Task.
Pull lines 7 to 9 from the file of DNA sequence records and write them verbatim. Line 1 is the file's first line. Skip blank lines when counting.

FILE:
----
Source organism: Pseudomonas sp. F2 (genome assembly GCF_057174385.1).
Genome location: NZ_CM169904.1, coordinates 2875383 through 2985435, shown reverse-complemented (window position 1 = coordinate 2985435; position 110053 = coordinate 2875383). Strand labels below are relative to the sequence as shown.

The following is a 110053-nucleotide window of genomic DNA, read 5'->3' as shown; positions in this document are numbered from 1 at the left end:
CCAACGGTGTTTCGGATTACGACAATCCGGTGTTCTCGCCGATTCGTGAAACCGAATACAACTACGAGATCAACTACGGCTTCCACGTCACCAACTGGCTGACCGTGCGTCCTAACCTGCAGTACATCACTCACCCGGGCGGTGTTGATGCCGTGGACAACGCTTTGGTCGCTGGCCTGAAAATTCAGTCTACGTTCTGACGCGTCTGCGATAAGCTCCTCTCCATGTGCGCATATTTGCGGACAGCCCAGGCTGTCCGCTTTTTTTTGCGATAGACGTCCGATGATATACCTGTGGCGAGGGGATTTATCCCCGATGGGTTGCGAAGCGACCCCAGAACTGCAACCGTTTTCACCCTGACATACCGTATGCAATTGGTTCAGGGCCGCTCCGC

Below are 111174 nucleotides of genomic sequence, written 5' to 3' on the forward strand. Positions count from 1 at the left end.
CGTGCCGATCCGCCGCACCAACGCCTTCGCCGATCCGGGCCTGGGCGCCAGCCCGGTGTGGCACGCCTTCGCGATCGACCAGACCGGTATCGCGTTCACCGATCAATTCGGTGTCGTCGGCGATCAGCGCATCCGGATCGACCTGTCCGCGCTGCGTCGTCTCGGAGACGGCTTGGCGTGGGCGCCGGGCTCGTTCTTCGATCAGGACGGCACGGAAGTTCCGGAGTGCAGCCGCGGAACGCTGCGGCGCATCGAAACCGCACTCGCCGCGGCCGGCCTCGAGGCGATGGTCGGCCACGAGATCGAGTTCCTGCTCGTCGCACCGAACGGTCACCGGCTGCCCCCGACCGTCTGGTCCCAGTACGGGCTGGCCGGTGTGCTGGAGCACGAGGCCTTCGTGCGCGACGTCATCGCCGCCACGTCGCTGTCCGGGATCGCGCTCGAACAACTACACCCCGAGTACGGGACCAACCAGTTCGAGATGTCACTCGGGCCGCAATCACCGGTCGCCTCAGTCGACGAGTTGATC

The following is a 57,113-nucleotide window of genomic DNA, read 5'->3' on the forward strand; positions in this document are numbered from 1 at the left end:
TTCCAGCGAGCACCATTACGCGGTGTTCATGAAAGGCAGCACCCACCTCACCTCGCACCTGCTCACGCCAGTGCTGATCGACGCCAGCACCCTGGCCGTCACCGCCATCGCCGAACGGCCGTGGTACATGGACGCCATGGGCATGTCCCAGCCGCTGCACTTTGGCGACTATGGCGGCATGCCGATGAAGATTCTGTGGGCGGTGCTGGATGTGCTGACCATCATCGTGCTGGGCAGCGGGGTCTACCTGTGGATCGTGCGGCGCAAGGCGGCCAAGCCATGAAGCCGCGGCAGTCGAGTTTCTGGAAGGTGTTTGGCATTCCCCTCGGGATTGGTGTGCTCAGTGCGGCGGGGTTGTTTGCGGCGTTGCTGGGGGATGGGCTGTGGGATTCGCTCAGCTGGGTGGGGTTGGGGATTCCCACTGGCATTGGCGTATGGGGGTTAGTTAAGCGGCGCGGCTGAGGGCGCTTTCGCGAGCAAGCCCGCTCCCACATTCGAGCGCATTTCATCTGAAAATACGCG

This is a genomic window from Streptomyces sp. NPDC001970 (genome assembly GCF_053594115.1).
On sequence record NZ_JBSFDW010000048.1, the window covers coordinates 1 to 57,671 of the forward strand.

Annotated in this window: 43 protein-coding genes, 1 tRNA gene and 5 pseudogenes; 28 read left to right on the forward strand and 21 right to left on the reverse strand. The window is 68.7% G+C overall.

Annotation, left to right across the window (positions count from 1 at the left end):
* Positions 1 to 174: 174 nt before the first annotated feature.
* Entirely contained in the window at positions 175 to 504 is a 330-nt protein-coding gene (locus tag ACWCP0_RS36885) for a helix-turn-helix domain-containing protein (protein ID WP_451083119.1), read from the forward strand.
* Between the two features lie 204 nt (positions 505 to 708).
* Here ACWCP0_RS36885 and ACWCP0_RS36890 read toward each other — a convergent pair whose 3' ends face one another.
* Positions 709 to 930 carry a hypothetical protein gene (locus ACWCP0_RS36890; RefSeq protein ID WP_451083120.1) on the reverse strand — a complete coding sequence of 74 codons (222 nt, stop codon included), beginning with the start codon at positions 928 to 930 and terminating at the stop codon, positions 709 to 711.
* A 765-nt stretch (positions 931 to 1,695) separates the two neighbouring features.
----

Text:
The following is a 57,113-nucleotide window of genomic DNA, read 5'->3' on the forward strand; positions in this document are numbered from 1 at the left end:
TTCCAGCGAGCACCATTACGCGGTGTTCATGAAAGGCAGCACCCACCTCACCTCGCACCTGCTCACGCCAGTGCTGATCGACGCCAGCACCCTGGCCGTCACCGCCATCGCCGAACGGCCGTGGTACATGGACGCCATGGGCATGTCCCAGCCGCTGCACTTTGGCGACTATGGCGGCATGCCGATGAAGATTCTGTGGGCGGTGCTGGATGTGCTGACCATCATCGTGCTGGGCAGCGGGGTCTACCTGTGGATCGTGCGGCGCAAGGCGGCCAAGCCATGAAGCCGCGGCAGTCGAGTTTCTGGAAGGTGTTTGGCATTCCCCTCGGGATTGGTGTGCTCAGTGCGGCGGGGTTGTTTGCGGCGTTGCTGGGGGATGGGCTGTGGGATTCGCTCAGCTGGGTGGGGTTGGGGATTCCCACTGGCATTGGCGTATGGGGGTTAGTTAAGCGGCGCGGCTGAGGGCGCTTTCGCGAGCAAGCCCGCTCCCACATTCGAGCGCATTTCATCTGAAAATACGCG

This is a genomic window from Streptomyces sp. NPDC001970 (genome assembly GCF_053594115.1).